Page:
Hey there, time traveller!
This article was published 18/10/2013 (1401 days ago), so information in it may no longer be current.
Most Canadians associate the first of July with warm and fuzzy memories, considering the fact the vast majority of us get the day off to sleep in, go to the lake and maybe guzzle a couple of beers.
Winnipeggers, however, may not want to celebrate on Canada Day 2014. That's because July 1, 2014 is a date when residents of this city will learn precisely how much money the City of Winnipeg paid out to former chief administrative officer Phil Sheegl this year.
Don't be surprised if that number is in the vicinity of $443,000, a figure equal to 10 months worth of 2013 salary plus one year's worth of severance, thanks to a package approved by council's executive policy committee on Thursday morning.
Every Canada Day, the City of Winnipeg must release its annual compensation disclosure, which lists off payouts to every employee who earned more than $50,000 in a given year.
Sheegl, who served as the head of Winnipeg's public service from 2011 until his resignation this week, was slated to earn approximately $243,000 this year in salaries and benefits. Pro-rated to 10 months of work, that grants him a base salary of $200,000 for 2013.
Add in a year of severance, and Sheegl will earn about $443,000. This will either appear on the books this year or will be spread out over two years, which is an accounting option open to the City of Winnipeg.
One year's worth of severance pay is a normal payout for a senior member of the public service who departs without getting fired.
In 2007, former police chief Jack Ewatski earned $361,226 for about six months' work. The same year, former chief administrative officer Annitta Stenning earned $343,500 for about nine months' work. Stenning also received another $50,000 in 2008, the year after she left the city.
In other words, it won't be unprecedented for Sheegl to walk away from the city with nearly a half-million dollars in salary and severance.
But it may still come as an affront to residents of this city, many of whom hold the former CAO responsible for some of the problems that have afflicted the City of Winnipeg since he was hired as the director of planning, property and development in 2008.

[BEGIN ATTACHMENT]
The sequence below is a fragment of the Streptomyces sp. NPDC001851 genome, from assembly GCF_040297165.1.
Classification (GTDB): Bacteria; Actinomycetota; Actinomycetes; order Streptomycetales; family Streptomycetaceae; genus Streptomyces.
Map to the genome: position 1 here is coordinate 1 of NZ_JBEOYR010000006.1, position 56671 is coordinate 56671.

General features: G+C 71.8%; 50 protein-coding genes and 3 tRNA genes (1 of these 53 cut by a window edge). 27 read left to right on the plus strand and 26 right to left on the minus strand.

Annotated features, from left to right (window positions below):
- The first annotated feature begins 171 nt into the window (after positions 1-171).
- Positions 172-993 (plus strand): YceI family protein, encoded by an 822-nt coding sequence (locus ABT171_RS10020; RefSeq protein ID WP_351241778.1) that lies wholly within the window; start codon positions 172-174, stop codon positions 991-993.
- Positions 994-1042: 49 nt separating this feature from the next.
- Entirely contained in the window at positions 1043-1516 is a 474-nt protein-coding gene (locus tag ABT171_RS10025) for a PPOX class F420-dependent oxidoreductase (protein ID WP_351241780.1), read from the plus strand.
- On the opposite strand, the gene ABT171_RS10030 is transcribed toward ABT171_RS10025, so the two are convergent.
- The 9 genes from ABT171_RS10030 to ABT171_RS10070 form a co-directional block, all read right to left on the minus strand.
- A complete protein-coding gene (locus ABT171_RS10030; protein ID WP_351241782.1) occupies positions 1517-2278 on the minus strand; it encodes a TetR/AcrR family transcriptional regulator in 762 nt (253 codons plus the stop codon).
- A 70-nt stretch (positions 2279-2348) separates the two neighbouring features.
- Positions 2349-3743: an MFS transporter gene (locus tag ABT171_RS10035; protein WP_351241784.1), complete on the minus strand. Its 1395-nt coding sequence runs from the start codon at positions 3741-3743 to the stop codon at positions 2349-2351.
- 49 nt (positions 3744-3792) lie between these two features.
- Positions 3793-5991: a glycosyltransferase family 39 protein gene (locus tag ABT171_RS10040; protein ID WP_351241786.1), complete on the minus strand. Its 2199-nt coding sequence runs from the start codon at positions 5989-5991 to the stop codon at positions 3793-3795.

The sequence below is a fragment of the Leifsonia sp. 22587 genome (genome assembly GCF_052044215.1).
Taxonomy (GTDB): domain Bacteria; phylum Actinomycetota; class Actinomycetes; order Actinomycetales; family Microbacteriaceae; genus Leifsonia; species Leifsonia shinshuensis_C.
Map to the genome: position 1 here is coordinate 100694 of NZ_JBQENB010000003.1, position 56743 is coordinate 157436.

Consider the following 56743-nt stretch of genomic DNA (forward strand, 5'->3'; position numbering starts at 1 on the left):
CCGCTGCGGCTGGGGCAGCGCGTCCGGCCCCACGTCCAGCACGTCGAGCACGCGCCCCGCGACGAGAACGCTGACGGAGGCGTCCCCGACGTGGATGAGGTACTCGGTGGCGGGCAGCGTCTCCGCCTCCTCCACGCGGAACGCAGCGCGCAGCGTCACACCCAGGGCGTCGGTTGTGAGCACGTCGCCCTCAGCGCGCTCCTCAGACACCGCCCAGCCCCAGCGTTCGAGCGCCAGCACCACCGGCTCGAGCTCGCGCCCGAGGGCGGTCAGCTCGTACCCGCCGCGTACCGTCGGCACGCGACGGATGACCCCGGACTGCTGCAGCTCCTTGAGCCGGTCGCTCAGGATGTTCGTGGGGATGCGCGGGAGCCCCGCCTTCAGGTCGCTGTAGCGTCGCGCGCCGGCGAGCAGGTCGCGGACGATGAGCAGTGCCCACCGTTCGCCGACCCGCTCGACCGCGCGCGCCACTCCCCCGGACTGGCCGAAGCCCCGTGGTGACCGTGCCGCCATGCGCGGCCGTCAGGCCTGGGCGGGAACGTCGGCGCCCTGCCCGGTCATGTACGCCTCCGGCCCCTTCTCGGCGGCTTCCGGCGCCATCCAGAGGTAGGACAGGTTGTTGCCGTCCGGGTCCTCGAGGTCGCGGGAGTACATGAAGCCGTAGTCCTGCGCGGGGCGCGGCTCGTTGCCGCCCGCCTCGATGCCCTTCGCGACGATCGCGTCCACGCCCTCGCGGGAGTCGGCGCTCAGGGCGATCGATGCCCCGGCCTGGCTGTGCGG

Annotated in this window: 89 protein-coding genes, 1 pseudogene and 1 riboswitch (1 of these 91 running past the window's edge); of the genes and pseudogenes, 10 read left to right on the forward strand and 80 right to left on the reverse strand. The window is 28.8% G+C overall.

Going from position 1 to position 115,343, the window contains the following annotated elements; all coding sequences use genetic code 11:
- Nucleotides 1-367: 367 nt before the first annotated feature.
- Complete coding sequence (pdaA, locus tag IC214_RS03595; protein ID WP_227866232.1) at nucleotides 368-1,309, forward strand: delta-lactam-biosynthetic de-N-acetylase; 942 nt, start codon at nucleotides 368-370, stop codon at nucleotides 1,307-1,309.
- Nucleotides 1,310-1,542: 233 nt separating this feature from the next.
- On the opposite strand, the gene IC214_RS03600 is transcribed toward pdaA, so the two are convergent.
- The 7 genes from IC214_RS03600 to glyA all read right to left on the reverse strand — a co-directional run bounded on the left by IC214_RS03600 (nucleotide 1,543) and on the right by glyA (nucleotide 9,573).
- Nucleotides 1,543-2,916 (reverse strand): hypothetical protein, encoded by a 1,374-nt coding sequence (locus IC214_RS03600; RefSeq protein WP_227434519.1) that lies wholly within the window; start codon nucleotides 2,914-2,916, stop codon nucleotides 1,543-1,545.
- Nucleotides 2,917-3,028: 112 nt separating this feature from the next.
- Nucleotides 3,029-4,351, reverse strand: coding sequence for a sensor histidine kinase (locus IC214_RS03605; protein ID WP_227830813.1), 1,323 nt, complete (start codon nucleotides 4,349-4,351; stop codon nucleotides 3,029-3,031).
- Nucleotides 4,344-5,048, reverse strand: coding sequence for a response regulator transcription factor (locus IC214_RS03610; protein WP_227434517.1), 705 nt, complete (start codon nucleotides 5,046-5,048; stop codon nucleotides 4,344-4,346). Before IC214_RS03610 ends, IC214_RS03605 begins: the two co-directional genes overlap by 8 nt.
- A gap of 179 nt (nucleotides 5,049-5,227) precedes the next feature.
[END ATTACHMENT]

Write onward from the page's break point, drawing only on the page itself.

Sheegl was a controversial choice from the start, given his friendship to Mayor Sam Katz and absence of administrative experience. While some members of council saw him as a breath of straight-talking fresh air, he soon gave his critics reason to remain skeptical.
In the fall of 2008, Sheegl was property director when council narrowly approved a plan to retroactively amend a lease of city land to Riverside Park Management, a company that sublets city land to the Katz-owned Winnipeg Goldeyes. That change saved Riverside Park $233,000.
In the summer of 2009, as deputy chief administrator, he enraged River Heights-Fort Garry Coun. John Orlikow by almost walking the Parker land swap onto the final property-committee agenda of the summer.
As deputy CAO, Sheegl also helped put together a $135-million new police-headquarters project that's costing the city $194 million (and counting) and helped nail down a guaranteed maximum price of $190 million for a new football stadium that's costing the Winnipeg Football Club $204 million (and, hopefully, not counting).
And as Winnipeg's CAO, he oversaw the disastrous rollout of a water-park plan at The Forks and the fallout from the scandal regarding the fire-paramedic-station replacement program, which he claimed to be aware of only from a level of "50,000 feet."
There is no evidence Sheegl was directly involved on the decision to build a fire-paramedic station on privately owned land, arrange a three-for-one land swap for that property or have any hand in any other aspect of the fire-paramedic station construction project.
But since the review into the project is coming out on Monday -- and he was the person in charge of the public service -- it wasn't much of a surprise to see Sheegl resign beforehand.
What is surprising is all seven members of executive policy committee allowed him to take home a severance package before the review came out. If he is found culpable, many Winnipeggers are going to be angry on Canada Day 2014.
And if he isn't, well -- they may be angry anyway. It's hard for the average person to look at $443,000 in compensation and wonder why the heck they don't get a chance to be the chief administrative officer of the City of Winnipeg.
Happy Canada Day, everyone.